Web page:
The Bottom Line

Nature Towns: The Best Places to Live!

Nature Towns are complete, walkable communities surrounded by large, regenerative organic farms. Towns feature 1280 households and about 3000 residents, in single-family homes, multiplexes and live-work-retail buildings with shops and services. The farms comprise 75% of the total site area and provide food, energy, water, and climate security for residents, as well as other environmental benefits such as pollination, carbon sequestration, stormwater infiltration, and mitigation of drought, flood, and the heat island effect.  

Town and farm are holistically integrated to form a local circular economy that minimizes waste and maximizes ecosystem services and nature: For example, farm products feed residents, while food wastes return nutrients to the farm to become compost that feeds the soil. Residents gain a regenerative lifestyle with improved health outcomes, community cohesion, and highly sustainable living overall.

Comparing Nature Towns to Sprawl 

Nature Towns recently completed a Triple Bottom Line Cost Benefit Analysis (TBL-CBA) to explore environmental, social and financial impacts of a new pattern of development. We analyzed two different land use patterns: the typical sprawl development pattern, versus a Nature Towns model, to compare the impacts of each. We worked with McMac Cx, which provides sustainable best practices evaluation, professional project oversight, and continuous performance outcome verification, and their partner Autocase, the international leader in automated, cloud-based software that assesses impacts of sustainable building and site designs informing green infrastructure investments and policy guidelines.

The TBL-CBA is an evidence-based economic method that combines CBA and lifecycle cost analysis (LCCA) across the triple bottom line to weigh costs and benefits to project stakeholders. Evidence is drawn from ‘gold standard’ sources such as federal government reporting agencies. It expands the traditional financial analysis (capital and operations & maintenance costs) to account for social and environmental performance as well. It quantifies in monetary terms as many of the costs and benefits of the project as possible and converts them all into a net present day dollar value. The triple bottom line net present value (TBL-NPV) of the scenarios is used to compare relative benefits and costs that accrue over their lifetime.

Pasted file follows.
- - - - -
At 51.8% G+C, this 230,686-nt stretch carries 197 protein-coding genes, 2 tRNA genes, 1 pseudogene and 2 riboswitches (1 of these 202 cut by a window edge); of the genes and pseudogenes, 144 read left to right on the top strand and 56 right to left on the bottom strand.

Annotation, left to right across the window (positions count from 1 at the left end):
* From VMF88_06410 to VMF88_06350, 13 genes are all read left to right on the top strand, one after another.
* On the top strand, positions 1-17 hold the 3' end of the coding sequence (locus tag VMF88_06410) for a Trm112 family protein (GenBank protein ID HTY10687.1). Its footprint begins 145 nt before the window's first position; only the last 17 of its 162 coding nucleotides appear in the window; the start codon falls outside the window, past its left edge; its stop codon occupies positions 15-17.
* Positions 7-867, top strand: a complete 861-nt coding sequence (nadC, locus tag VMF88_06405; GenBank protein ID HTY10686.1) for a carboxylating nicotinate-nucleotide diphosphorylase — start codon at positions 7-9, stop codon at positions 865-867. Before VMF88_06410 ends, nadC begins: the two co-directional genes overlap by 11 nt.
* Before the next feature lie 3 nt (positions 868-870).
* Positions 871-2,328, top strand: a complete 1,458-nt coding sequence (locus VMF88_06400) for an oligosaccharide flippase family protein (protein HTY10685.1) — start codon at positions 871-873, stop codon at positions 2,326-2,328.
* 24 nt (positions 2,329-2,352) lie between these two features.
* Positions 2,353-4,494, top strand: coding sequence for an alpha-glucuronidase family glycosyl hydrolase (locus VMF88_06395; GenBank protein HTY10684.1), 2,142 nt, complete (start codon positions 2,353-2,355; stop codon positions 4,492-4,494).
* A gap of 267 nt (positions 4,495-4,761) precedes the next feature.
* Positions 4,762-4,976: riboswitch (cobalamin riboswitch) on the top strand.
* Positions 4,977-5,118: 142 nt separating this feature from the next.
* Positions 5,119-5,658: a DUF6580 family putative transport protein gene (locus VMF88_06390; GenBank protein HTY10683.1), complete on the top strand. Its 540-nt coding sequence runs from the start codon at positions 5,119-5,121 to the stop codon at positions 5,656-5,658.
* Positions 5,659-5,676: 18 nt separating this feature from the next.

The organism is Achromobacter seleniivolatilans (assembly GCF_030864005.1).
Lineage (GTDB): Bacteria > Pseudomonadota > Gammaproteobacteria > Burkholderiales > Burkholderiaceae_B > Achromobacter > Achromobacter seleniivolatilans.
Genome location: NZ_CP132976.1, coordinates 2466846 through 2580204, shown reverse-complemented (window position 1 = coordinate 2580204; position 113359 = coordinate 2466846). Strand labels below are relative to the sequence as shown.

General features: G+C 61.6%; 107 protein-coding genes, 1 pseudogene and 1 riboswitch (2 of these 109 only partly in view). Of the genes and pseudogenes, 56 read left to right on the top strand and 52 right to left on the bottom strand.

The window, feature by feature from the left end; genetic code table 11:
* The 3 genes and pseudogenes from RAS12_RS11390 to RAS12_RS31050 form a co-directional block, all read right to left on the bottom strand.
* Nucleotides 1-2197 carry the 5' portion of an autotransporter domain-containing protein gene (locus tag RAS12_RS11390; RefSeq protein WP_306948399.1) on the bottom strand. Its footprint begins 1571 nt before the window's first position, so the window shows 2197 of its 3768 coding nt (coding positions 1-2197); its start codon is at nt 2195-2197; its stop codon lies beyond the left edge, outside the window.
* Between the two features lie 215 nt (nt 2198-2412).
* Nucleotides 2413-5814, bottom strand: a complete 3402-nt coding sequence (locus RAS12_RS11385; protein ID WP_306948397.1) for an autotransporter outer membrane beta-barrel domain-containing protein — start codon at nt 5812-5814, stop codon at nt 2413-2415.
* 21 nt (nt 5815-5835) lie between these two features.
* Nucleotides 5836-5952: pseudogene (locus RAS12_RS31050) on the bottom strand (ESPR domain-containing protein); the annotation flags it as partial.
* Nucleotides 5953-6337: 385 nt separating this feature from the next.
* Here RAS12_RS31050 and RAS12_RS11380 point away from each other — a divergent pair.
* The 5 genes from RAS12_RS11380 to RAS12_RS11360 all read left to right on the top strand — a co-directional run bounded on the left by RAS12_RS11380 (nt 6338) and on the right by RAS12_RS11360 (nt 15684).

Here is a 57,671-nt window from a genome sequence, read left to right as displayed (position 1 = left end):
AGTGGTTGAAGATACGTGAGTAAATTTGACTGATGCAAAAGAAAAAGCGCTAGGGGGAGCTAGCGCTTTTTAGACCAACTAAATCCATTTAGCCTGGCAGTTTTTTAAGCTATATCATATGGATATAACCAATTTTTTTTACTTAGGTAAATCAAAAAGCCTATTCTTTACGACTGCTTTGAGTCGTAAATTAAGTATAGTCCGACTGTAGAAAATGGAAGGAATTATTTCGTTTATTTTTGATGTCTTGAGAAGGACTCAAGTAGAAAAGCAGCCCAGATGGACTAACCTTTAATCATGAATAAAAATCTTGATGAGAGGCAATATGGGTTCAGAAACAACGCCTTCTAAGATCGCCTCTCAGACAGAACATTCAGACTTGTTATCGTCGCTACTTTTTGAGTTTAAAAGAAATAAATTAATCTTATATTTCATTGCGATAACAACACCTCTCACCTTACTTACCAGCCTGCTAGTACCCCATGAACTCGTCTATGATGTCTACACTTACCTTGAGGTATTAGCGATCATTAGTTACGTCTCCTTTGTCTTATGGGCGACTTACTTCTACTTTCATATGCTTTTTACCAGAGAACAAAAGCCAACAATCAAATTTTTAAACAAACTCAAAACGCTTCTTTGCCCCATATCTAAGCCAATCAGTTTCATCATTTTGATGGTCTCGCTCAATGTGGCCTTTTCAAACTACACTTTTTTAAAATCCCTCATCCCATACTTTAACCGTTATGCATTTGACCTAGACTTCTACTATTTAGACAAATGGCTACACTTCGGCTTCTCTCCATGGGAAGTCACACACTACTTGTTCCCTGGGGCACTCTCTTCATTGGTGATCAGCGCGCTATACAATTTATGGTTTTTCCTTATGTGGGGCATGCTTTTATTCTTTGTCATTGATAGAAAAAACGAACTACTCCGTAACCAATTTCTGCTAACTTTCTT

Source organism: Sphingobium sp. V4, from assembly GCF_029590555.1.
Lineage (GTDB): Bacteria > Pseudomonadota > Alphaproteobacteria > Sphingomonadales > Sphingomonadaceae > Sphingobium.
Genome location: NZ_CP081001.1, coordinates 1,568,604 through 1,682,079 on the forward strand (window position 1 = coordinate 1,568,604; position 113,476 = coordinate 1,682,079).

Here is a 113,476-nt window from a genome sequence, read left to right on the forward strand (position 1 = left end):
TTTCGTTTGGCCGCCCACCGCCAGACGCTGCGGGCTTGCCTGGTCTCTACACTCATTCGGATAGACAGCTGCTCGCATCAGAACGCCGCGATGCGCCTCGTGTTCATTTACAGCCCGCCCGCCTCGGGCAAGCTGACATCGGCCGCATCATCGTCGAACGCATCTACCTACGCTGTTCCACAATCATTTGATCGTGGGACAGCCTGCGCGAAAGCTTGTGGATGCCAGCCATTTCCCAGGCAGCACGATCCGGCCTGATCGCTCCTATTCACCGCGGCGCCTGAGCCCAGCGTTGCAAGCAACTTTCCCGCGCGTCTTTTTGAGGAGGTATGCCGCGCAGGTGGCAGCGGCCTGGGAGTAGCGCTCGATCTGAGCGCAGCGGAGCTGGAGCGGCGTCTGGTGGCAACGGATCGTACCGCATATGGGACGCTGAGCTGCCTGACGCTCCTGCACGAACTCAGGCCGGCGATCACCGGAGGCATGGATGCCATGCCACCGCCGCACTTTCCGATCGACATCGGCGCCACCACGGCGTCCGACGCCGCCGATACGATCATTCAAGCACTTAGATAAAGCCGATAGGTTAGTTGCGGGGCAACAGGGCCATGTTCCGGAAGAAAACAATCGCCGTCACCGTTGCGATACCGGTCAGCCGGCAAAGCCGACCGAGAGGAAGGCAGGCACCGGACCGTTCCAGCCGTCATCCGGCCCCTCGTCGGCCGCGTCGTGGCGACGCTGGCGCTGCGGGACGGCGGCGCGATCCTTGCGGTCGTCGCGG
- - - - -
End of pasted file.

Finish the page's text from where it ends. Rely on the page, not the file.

The analysis compared a sprawl scenario of 1280 households on 320 acres to a projected 320-acre Nature Town with 1280 households on 80 acres, and a farm on the remaining 240.

Nature Towns
Nature Towns: Inspiration photo of Neuf Brisach, France developed in the 1700’s by King Louis XIV of France, and his architect Vauban.

Nature Towns are Clearly Superior

The benefits of a Nature Town to the community total almost a billion dollars. For homeowners, this translates to over $650,000 over the 40-year life of a home, or almost $17,000 per household per year. This means that people living in sprawl are exposed to an average of $17,000 more per year in taxes, fees, costs, and risk equivalents than residents of Nature Towns. Perhaps the most interesting finding is that planning and designing for maximum environmental and ecosystem health produces equal financial benefits and four times more social benefits

Driving Less

A significant portion of the benefits accrue through reduction of vehicle miles traveled (VMT) by residents, due to the fact that the town is designed for pedestrians: any resident can reach both necessary and recreational amenities, including nature, with a short walk. This result arises from the incremental assumption that members of each household in a walkable Nature Town (with 100+ stores and hundreds of on-site jobs) are expected to drive an average of only 12,000 miles/year, a reduction of 25,400 from the assumed 37,500 mi/yr in sprawl zip codes in the Austin MSA.  Lower VMT means reduced accident risk, private vehicle operations, commuter time, road maintenance, and noise and pollutant emissions.

Better Health and More Fun

In the financial impact category over 40 years, Nature Towns save more than $30 million in capital expenditures and $70 million on electricity costs, among other things. Most of the benefits from reduced VMT as listed above accrue to the social category and total almost $500 million. Social benefits include improved indoor environmental quality resulting in increased productivity and reduced absenteeism, to the tune of $120 million. Other social benefits include increased recreational value and public health through exercise, and a reduced urban heat island effect. 

Environmental benefits add up to $130 million. These include reduced noise and air pollution and lower carbon emissions from reduced VMT; reduced carbon and air pollution from lower overall energy use; reduced carbon emissions and air pollution due to increased vegetation; and increased biodiversity and pollination.

Combined financial, social and environmental benefits total over $850,000,000. Some of these benefits accrue to homeowners, some to the NT community as a whole, and some, such as the reduction in risk of accidents, also benefit the community at large outside of the Nature Town.

THE BOTTOM LINE: Nature Towns provide the highest quality of life at the lowest cost.   

Almost 70% of the total benefits accrue directly to homeowners, with 57% of the total in the form of social benefits for homeowners.

Going Green Pays

Most importantly to some, over $1,500/year were in financial benefits direct to the homeowners, thus exceeding the $1,200 per year paid by each homeowner for in Municipal Utility District fees for the green infrastructure. Going green pays off!

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